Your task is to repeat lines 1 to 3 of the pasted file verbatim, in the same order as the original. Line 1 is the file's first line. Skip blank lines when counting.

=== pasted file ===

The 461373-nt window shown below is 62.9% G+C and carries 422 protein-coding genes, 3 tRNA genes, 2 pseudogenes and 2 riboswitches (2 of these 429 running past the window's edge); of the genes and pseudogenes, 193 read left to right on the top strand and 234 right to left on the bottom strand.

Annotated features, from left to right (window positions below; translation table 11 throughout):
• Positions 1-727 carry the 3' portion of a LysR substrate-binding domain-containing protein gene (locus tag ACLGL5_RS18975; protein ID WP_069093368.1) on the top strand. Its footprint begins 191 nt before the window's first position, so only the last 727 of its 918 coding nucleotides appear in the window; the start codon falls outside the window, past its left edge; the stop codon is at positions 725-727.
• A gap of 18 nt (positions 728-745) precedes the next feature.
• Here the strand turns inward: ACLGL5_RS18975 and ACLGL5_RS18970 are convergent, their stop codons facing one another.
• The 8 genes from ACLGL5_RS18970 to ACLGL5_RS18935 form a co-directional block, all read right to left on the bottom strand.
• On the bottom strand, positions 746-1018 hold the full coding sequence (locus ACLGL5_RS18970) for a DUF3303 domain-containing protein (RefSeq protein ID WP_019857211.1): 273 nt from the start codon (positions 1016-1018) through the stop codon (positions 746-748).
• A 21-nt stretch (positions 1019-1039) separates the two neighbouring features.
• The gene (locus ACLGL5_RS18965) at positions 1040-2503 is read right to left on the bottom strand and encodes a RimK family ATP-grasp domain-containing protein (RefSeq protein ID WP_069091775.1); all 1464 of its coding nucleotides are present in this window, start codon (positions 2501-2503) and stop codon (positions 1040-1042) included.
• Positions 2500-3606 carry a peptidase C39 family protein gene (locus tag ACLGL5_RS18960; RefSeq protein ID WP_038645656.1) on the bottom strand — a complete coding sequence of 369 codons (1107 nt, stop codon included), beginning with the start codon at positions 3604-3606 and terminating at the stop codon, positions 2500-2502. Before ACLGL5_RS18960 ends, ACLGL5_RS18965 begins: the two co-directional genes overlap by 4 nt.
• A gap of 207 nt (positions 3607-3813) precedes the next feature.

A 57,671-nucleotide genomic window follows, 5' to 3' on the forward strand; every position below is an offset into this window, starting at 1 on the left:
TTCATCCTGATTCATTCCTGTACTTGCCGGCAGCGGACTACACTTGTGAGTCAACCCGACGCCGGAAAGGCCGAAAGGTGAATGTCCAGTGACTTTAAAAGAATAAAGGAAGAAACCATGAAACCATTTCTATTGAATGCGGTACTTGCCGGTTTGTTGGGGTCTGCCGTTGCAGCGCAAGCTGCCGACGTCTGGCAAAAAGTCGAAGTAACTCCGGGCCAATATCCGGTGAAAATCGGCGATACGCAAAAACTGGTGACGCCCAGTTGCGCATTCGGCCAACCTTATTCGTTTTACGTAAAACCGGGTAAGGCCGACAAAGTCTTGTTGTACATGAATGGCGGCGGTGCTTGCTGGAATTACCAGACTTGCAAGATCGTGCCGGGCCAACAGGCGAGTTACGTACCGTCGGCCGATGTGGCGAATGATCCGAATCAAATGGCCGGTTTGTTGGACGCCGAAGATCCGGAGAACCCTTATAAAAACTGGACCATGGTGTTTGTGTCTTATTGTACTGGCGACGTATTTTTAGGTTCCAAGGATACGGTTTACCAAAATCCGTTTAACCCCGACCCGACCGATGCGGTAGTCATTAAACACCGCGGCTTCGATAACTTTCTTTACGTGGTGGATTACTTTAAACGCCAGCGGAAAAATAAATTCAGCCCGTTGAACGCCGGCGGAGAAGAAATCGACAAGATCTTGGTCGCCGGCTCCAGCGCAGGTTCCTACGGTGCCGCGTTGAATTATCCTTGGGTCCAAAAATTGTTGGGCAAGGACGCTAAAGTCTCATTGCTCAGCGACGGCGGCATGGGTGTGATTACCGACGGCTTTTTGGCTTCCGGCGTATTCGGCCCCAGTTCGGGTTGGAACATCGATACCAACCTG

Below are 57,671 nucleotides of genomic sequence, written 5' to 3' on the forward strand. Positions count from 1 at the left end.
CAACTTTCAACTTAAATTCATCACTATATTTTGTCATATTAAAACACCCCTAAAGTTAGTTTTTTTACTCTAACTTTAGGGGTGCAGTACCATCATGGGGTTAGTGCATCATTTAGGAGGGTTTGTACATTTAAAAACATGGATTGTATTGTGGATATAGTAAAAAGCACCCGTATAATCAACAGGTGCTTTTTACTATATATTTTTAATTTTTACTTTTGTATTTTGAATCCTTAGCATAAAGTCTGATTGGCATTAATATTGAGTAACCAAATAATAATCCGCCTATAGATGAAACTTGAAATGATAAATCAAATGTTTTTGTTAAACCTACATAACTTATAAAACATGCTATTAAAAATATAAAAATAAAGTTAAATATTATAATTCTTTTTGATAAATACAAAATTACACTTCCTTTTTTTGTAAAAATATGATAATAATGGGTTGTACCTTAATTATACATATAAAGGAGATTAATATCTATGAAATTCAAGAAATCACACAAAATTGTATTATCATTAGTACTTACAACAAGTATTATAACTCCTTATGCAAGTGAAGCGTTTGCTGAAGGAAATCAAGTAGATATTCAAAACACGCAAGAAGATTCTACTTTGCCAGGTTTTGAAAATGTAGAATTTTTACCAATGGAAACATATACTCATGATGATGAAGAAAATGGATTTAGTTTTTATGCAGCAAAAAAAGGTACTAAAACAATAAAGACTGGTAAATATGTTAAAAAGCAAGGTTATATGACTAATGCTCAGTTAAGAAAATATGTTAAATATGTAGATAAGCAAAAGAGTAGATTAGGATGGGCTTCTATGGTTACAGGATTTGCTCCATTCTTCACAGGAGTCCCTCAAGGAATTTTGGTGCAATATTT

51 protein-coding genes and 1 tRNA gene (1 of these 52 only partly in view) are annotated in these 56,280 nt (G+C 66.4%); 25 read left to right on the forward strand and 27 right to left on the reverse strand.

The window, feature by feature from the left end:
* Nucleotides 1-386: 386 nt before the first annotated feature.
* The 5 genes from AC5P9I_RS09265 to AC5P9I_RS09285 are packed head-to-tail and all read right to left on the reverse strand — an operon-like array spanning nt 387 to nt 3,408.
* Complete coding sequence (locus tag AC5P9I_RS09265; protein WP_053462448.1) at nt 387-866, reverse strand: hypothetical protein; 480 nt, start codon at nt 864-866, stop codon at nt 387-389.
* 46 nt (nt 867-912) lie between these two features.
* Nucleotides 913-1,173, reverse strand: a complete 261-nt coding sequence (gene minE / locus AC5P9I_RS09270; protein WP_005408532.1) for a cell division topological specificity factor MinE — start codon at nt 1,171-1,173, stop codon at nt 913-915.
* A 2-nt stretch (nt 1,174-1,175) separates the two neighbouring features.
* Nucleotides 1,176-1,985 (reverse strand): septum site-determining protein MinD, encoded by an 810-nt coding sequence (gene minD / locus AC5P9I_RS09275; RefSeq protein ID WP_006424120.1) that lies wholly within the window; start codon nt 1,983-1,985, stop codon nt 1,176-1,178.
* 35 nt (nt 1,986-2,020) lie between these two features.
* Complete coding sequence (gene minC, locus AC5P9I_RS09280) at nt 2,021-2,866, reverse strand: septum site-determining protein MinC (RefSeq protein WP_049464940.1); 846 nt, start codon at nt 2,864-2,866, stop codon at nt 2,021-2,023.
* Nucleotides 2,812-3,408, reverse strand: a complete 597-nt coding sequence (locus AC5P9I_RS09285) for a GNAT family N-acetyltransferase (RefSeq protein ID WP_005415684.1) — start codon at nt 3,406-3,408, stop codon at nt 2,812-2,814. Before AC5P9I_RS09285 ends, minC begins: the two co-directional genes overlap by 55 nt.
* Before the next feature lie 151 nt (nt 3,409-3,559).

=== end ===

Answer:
The 461373-nt window shown below is 62.9% G+C and carries 422 protein-coding genes, 3 tRNA genes, 2 pseudogenes and 2 riboswitches (2 of these 429 running past the window's edge); of the genes and pseudogenes, 193 read left to right on the top strand and 234 right to left on the bottom strand.

Annotated features, from left to right (window positions below; translation table 11 throughout):
• Positions 1-727 carry the 3' portion of a LysR substrate-binding domain-containing protein gene (locus tag ACLGL5_RS18975; protein ID WP_069093368.1) on the top strand. Its footprint begins 191 nt before the window's first position, so only the last 727 of its 918 coding nucleotides appear in the window; the start codon falls outside the window, past its left edge; the stop codon is at positions 725-727.